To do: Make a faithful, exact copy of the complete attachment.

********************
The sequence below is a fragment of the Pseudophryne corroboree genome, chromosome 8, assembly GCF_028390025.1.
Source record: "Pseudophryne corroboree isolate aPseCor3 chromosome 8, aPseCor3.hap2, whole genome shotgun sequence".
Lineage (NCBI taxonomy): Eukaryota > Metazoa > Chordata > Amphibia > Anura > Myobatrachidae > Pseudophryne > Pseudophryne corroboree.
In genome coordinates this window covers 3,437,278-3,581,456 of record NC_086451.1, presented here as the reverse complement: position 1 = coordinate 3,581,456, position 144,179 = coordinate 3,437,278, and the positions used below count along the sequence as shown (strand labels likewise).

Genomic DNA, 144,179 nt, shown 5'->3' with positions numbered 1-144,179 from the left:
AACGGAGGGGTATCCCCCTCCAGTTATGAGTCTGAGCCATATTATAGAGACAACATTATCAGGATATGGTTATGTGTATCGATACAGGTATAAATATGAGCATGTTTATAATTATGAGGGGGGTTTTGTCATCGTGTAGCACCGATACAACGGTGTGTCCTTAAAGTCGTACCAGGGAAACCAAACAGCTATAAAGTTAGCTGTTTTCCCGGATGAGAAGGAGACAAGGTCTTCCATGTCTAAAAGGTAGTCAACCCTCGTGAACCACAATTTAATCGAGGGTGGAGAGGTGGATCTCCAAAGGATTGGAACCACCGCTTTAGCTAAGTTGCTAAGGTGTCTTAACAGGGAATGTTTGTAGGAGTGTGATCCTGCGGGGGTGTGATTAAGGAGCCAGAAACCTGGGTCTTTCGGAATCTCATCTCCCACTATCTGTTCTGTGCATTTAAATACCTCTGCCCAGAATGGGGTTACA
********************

The sequence below is a fragment of the Pseudophryne corroboree genome, chromosome 8, assembly GCF_028390025.1.
Source record: "Pseudophryne corroboree isolate aPseCor3 chromosome 8, aPseCor3.hap2, whole genome shotgun sequence".
Lineage (NCBI taxonomy): Eukaryota > Metazoa > Chordata > Amphibia > Anura > Myobatrachidae > Pseudophryne > Pseudophryne corroboree.
In genome coordinates this window covers 3,437,278-3,581,456 of record NC_086451.1, presented here as the reverse complement: position 1 = coordinate 3,581,456, position 144,179 = coordinate 3,437,278, and the positions used below count along the sequence as shown (strand labels likewise).

Genomic DNA, 144,179 nt, shown 5'->3' with positions numbered 1-144,179 from the left:
AACGGAGGGGTATCCCCCTCCAGTTATGAGTCTGAGCCATATTATAGAGACAACATTATCAGGATATGGTTATGTGTATCGATACAGGTATAAATATGAGCATGTTTATAATTATGAGGGGGGTTTTGTCATCGTGTAGCACCGATACAACGGTGTGTCCTTAAAGTCGTACCAGGGAAACCAAACAGCTATAAAGTTAGCTGTTTTCCCGGATGAGAAGGAGACAAGGTCTTCCATGTCTAAAAGGTAGTCAACCCTCGTGAACCACAATTTAATCGAGGGTGGAGAGGTGGATCTCCAAAGGATTGGAACCACCGCTTTAGCTAAGTTGCTAAGGTGTCTTAACAGGGAATGTTTGTAGGAGTGTGATCCTGCGGGGGTGTGATTAAGGAGCCAGAAACCTGGGTCTTTCGGAATCTCATCTCCCACTATCTGTTCTGTGCATTTAAATACCTCTGCCCAGAATGGGGTTACA